Before dad died life was grand, or so it seemed that way. I was scared of my own shadow but my dad had a way of pulling me back and lifting me up. My first memory of a ‘fear’ was when my parents were trying to teach me how to insert a plug into an outlet properly. I remember crying and fretting that I was going to be shocked or electrocuted, how could a 5 year old even have those thoughts?
Mom was very nervous but her nervousness came off as anger. When my parents were trying to teach me how to properly insert a plug into the socket my mom became increasingly upset with me as I cried, my dad had a soothing voice, he used humor when I became upset and he was able to guide me to insert the plug into the socket. Fear over!
For whatever reasons, my mom never seemed as approachable as my dad. I remember my dad asking me if I would go to the store and pick up some bread and milk for mom, I told him no! I remember dad begging me in a very kind voice and I told him no again and said, “Tell Andy to go to the store!” Andy is my brother and my dad told my brother he had to go to the store for our mom. My brother didn’t argue and I sat there feeling like a princess because I got my way.
We went camping a lot and I remember one incident when my mom told me to do something and I shot back with a big NO, I don’t have to do that. Mom became angry and went to slap my cheek but I moved and her hand hit my lip. My lip began bleeding, it swelled and I was hysterical. My dad looked at my mom and said, “I’m running home to get a few things and I’m taking Lisa with me.” When we arrived home, he ran to the fridge and pulled some ice out and put it on my lip. Again, dad was my hero and I feared mom.
Dad had a workshop in his garage and many times he would ask if I wanted to go with him to his workshop. It was just me and dad, I was a chatterbox and dad either had the patience of a saint or his love for me was so profound, he enjoyed listening. Looking back, I think dad had more patience because he wasn’t home 24/7 taking care of 5 children. He was able to pick and choose when he wanted to spend time with us. Mom didn’t have that luxury since she was a stay at home mom.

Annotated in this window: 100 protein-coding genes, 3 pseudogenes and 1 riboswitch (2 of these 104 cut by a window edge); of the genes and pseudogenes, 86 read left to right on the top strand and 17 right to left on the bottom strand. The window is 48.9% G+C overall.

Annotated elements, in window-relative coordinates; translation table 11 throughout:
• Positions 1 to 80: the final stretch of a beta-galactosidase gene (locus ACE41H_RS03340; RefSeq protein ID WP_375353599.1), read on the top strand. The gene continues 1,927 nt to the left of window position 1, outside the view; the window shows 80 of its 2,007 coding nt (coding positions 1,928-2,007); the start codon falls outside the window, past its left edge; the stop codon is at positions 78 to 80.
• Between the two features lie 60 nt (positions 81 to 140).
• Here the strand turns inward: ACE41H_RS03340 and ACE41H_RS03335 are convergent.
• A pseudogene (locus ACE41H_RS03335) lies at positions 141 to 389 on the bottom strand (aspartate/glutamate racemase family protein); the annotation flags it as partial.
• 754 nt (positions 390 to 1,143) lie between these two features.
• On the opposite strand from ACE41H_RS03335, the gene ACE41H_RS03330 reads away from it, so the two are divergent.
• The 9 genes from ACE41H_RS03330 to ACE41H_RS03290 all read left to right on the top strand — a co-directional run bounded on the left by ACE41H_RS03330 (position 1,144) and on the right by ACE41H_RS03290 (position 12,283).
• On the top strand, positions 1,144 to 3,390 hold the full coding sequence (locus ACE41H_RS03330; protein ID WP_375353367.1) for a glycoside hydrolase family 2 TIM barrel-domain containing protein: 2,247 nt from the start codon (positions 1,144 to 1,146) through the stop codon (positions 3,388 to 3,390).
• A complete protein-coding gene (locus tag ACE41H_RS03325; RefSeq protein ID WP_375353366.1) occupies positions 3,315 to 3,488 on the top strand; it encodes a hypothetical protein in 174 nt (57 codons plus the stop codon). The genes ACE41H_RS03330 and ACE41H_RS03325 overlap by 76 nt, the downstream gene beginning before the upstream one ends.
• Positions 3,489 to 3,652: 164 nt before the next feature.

I have many fond memories of time spent with my dad and the last few I had were of my brother and I going ice fishing with dad on Lake Erie and boating on Lake Erie with my dad and his friend. Yes, dad was the fun parent but I can’t fault my mom for that because their roles differed.
Life changed in a Millisecond
When I was 9 years old my dad wasn’t around as much. He was either working or in bed, spending more and more time in bed over the months. I remember one particular day in January, it was dad’s birthday and I brought his present up to him while he was lying in bed. I bought a saw for him with the intention that he would be back out in the garage using it, of course I would be there with him! He opened up my gift and said, “I love the saw, I can’t wait to go out to my workshop with you and use this!” My reply: “Yea, if you ever get out of bed again!” I sounded like a brat when I spoke to him. Hell, I was a brat because I knew I could get away with it.
Less than 3 weeks after I purchased the saw
My father passed away when I was 10 years old. I had no clue that he was seriously ill. My mom tried to tell us, she said that dad was very ill and may never get out of bed again. Dad passed away in the 70’s when talking about death and dying was fairly off limits. There wasn’t hospice back then, no grief support for children or the spouse. In February of 1970 life changed forever as I knew it.
After the funeral
We were surrounded by my parent’s friend up until the funeral ended. Once the funeral was over and we returned home on a cold, blustery, sunny, winter day, we never spoke of our dad again. My memories of that time period are very sparse. My brother developed night terrors but I didn’t know what they were, I would just hear him downstairs late at night screaming in terror. I remember coming downstairs one night to find out what was going on because I was scared. Mom told me to go back to bed and not to wake my brother because he was having nightmares. I just remember going back to my room feeling very distressed, scared and bewildered. I had no idea what a night terror was.